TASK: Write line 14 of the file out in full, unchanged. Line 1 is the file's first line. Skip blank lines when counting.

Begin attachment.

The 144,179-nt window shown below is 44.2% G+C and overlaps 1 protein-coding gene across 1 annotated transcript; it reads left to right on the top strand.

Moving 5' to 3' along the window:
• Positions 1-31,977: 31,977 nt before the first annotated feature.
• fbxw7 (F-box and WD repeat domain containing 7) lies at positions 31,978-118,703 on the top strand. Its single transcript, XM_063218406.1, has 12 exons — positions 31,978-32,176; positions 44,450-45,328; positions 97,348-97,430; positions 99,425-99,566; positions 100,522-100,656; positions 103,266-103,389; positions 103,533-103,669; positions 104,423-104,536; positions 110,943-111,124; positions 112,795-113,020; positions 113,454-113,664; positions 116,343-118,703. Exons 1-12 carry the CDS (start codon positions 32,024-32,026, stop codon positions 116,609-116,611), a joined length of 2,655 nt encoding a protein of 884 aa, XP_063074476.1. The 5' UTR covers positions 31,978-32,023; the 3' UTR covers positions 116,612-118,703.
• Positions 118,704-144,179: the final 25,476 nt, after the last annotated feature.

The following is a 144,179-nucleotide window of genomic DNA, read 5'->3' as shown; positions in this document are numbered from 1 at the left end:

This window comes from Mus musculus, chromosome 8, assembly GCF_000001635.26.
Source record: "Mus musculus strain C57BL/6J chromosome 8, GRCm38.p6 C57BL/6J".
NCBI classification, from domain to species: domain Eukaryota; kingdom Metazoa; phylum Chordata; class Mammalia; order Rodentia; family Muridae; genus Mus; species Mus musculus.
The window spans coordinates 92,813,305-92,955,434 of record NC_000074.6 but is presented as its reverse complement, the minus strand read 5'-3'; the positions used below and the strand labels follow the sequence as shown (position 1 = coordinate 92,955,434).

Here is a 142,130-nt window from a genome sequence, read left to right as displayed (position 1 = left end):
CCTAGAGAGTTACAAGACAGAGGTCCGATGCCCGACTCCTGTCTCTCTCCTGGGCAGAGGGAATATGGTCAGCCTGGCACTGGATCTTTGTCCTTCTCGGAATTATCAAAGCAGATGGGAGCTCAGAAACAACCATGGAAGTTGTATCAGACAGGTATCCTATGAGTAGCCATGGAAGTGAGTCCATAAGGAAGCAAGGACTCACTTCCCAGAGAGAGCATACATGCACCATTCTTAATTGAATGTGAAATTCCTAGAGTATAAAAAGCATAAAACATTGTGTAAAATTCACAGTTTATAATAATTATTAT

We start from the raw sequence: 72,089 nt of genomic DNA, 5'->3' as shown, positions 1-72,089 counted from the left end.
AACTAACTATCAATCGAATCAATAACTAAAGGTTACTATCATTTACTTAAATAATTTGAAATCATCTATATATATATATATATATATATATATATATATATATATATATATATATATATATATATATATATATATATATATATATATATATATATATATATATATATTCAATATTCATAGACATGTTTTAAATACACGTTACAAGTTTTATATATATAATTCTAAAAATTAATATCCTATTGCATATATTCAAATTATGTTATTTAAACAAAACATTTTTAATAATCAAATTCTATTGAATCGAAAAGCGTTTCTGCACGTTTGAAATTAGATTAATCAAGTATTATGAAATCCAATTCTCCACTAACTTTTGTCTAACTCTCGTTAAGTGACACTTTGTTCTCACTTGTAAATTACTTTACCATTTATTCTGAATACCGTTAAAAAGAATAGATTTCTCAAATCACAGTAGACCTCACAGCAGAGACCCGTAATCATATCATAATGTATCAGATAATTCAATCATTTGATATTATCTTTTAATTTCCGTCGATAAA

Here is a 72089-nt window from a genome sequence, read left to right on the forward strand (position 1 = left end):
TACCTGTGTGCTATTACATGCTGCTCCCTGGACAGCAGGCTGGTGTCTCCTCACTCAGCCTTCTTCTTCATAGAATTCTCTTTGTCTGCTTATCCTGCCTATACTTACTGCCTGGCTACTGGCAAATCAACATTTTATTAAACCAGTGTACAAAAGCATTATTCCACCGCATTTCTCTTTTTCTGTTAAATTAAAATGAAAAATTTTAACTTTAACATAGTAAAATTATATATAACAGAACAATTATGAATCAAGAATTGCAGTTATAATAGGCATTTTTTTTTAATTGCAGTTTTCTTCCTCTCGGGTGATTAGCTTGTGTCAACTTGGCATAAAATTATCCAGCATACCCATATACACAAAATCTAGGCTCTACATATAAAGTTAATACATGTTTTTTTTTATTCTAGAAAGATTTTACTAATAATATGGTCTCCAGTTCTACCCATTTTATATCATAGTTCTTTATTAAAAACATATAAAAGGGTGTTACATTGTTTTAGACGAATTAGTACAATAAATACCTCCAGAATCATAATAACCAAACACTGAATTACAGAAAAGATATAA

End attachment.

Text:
AACTAACTATCAATCGAATCAATAACTAAAGGTTACTATCATTTACTTAAATAATTTGAAATCATCTATATATATATATATATATATATATATATATATATATATATATATATATATATATATATATATATATATATATATATATATATATATATATATATATATATTCAATATTCATAGACATGTTTTAAATACACGTTACAAGTTTTATATATATAATTCTAAAAATTAATATCCTATTGCATATATTCAAATTATGTTATTTAAACAAAACATTTTTAATAATCAAATTCTATTGAATCGAAAAGCGTTTCTGCACGTTTGAAATTAGATTAATCAAGTATTATGAAATCCAATTCTCCACTAACTTTTGTCTAACTCTCGTTAAGTGACACTTTGTTCTCACTTGTAAATTACTTTACCATTTATTCTGAATACCGTTAAAAAGAATAGATTTCTCAAATCACAGTAGACCTCACAGCAGAGACCCGTAATCATATCATAATGTATCAGATAATTCAATCATTTGATATTATCTTTTAATTTCCGTCGATAAA